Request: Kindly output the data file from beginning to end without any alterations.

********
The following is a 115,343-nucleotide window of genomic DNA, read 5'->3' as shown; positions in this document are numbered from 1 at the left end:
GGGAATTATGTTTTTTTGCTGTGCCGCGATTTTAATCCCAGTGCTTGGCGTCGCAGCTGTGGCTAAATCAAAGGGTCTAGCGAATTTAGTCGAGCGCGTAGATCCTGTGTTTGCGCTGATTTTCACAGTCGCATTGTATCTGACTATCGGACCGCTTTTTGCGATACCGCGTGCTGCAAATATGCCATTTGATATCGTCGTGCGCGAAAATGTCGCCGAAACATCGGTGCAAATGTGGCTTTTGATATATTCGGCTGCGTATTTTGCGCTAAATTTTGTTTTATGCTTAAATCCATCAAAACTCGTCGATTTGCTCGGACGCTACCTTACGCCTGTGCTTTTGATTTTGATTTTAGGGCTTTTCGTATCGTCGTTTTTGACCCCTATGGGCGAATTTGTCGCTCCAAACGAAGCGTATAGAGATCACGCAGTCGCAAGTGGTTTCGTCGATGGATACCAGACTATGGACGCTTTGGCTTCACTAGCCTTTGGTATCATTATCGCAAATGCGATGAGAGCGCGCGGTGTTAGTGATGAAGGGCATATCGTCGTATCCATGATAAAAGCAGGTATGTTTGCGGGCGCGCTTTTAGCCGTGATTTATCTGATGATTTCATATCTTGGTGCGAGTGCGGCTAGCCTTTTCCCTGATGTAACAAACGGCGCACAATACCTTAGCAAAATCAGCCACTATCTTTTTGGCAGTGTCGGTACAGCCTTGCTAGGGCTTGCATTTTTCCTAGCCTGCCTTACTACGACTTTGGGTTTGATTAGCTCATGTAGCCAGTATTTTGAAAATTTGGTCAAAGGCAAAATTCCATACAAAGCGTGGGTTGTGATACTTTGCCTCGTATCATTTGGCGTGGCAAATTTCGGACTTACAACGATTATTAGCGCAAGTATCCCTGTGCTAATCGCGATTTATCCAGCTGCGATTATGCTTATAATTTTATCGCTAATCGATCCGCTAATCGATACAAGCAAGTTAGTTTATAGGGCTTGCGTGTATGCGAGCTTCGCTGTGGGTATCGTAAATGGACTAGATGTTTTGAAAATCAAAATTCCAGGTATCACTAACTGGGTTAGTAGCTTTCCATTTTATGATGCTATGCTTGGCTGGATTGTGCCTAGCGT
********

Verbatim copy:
The following is a 115,343-nucleotide window of genomic DNA, read 5'->3' as shown; positions in this document are numbered from 1 at the left end:
GGGAATTATGTTTTTTTGCTGTGCCGCGATTTTAATCCCAGTGCTTGGCGTCGCAGCTGTGGCTAAATCAAAGGGTCTAGCGAATTTAGTCGAGCGCGTAGATCCTGTGTTTGCGCTGATTTTCACAGTCGCATTGTATCTGACTATCGGACCGCTTTTTGCGATACCGCGTGCTGCAAATATGCCATTTGATATCGTCGTGCGCGAAAATGTCGCCGAAACATCGGTGCAAATGTGGCTTTTGATATATTCGGCTGCGTATTTTGCGCTAAATTTTGTTTTATGCTTAAATCCATCAAAACTCGTCGATTTGCTCGGACGCTACCTTACGCCTGTGCTTTTGATTTTGATTTTAGGGCTTTTCGTATCGTCGTTTTTGACCCCTATGGGCGAATTTGTCGCTCCAAACGAAGCGTATAGAGATCACGCAGTCGCAAGTGGTTTCGTCGATGGATACCAGACTATGGACGCTTTGGCTTCACTAGCCTTTGGTATCATTATCGCAAATGCGATGAGAGCGCGCGGTGTTAGTGATGAAGGGCATATCGTCGTATCCATGATAAAAGCAGGTATGTTTGCGGGCGCGCTTTTAGCCGTGATTTATCTGATGATTTCATATCTTGGTGCGAGTGCGGCTAGCCTTTTCCCTGATGTAACAAACGGCGCACAATACCTTAGCAAAATCAGCCACTATCTTTTTGGCAGTGTCGGTACAGCCTTGCTAGGGCTTGCATTTTTCCTAGCCTGCCTTACTACGACTTTGGGTTTGATTAGCTCATGTAGCCAGTATTTTGAAAATTTGGTCAAAGGCAAAATTCCATACAAAGCGTGGGTTGTGATACTTTGCCTCGTATCATTTGGCGTGGCAAATTTCGGACTTACAACGATTATTAGCGCAAGTATCCCTGTGCTAATCGCGATTTATCCAGCTGCGATTATGCTTATAATTTTATCGCTAATCGATCCGCTAATCGATACAAGCAAGTTAGTTTATAGGGCTTGCGTGTATGCGAGCTTCGCTGTGGGTATCGTAAATGGACTAGATGTTTTGAAAATCAAAATTCCAGGTATCACTAACTGGGTTAGTAGCTTTCCATTTTATGATGCTATGCTTGGCTGGATTGTGCCTAGCGT